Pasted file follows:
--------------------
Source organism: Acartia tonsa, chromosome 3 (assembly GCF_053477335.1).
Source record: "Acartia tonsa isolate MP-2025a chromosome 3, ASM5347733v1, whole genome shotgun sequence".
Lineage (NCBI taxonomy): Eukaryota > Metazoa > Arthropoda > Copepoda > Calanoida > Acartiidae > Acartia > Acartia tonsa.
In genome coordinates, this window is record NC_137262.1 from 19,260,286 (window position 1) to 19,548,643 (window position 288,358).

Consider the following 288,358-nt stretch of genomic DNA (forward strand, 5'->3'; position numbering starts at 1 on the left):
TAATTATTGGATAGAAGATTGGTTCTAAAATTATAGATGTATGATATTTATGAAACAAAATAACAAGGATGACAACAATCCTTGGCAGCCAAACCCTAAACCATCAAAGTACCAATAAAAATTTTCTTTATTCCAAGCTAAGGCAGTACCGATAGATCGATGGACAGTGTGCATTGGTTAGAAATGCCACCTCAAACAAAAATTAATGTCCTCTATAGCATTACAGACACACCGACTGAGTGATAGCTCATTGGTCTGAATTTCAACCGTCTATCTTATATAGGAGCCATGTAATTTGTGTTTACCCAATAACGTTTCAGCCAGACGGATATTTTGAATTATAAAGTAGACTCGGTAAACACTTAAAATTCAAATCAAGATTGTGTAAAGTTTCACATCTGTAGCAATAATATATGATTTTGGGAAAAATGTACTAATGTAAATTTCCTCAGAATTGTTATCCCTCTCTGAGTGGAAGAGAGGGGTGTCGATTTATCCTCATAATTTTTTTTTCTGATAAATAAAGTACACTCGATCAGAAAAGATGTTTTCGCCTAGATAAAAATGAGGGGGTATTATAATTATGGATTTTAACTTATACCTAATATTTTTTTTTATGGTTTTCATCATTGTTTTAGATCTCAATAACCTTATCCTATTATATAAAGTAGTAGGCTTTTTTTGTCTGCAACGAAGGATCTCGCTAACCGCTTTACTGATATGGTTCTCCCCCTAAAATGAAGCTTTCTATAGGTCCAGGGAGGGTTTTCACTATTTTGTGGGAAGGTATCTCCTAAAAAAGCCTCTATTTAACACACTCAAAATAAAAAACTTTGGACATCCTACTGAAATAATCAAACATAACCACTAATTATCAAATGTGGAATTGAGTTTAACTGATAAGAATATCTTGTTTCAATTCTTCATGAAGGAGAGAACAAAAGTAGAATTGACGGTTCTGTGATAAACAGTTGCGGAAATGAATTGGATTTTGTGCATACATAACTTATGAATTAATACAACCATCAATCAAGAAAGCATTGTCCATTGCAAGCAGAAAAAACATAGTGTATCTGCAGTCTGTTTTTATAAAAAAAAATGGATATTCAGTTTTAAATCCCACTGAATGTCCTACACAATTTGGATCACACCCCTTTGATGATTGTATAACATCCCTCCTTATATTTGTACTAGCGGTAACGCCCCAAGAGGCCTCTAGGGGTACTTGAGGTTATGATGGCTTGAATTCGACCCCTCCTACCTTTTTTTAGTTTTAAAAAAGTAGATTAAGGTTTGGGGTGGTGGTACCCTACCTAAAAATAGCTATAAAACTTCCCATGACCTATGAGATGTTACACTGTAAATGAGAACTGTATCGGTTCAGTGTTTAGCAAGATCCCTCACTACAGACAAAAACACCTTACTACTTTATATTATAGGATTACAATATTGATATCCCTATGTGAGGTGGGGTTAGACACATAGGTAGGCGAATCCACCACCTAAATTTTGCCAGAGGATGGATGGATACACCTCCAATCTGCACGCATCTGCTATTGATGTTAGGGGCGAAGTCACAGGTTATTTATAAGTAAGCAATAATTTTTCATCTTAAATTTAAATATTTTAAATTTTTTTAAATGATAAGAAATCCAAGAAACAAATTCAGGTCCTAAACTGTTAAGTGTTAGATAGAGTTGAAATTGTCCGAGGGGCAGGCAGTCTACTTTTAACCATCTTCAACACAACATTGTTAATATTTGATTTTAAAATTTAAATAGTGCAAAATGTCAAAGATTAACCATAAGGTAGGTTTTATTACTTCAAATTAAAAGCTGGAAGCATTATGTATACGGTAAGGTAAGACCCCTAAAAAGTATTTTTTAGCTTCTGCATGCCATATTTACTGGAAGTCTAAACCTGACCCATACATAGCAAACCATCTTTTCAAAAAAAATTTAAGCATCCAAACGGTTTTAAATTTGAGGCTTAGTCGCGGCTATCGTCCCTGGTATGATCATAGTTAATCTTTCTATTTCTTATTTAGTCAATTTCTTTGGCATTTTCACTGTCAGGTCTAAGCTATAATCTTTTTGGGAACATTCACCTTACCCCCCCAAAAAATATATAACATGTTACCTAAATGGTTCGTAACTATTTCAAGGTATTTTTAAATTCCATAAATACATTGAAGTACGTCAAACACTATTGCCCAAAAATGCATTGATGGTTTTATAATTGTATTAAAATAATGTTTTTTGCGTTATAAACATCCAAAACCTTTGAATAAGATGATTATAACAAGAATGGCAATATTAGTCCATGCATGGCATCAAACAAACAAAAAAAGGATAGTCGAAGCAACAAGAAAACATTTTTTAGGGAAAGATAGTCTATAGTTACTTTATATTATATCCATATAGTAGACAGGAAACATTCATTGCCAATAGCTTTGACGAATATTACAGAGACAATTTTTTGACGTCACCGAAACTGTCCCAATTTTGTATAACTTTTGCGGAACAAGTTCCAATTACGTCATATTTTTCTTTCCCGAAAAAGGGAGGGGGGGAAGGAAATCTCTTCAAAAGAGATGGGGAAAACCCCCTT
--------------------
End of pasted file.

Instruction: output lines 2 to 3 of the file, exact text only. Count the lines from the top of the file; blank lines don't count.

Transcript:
Source record: "Acartia tonsa isolate MP-2025a chromosome 3, ASM5347733v1, whole genome shotgun sequence".
Lineage (NCBI taxonomy): Eukaryota > Metazoa > Arthropoda > Copepoda > Calanoida > Acartiidae > Acartia > Acartia tonsa.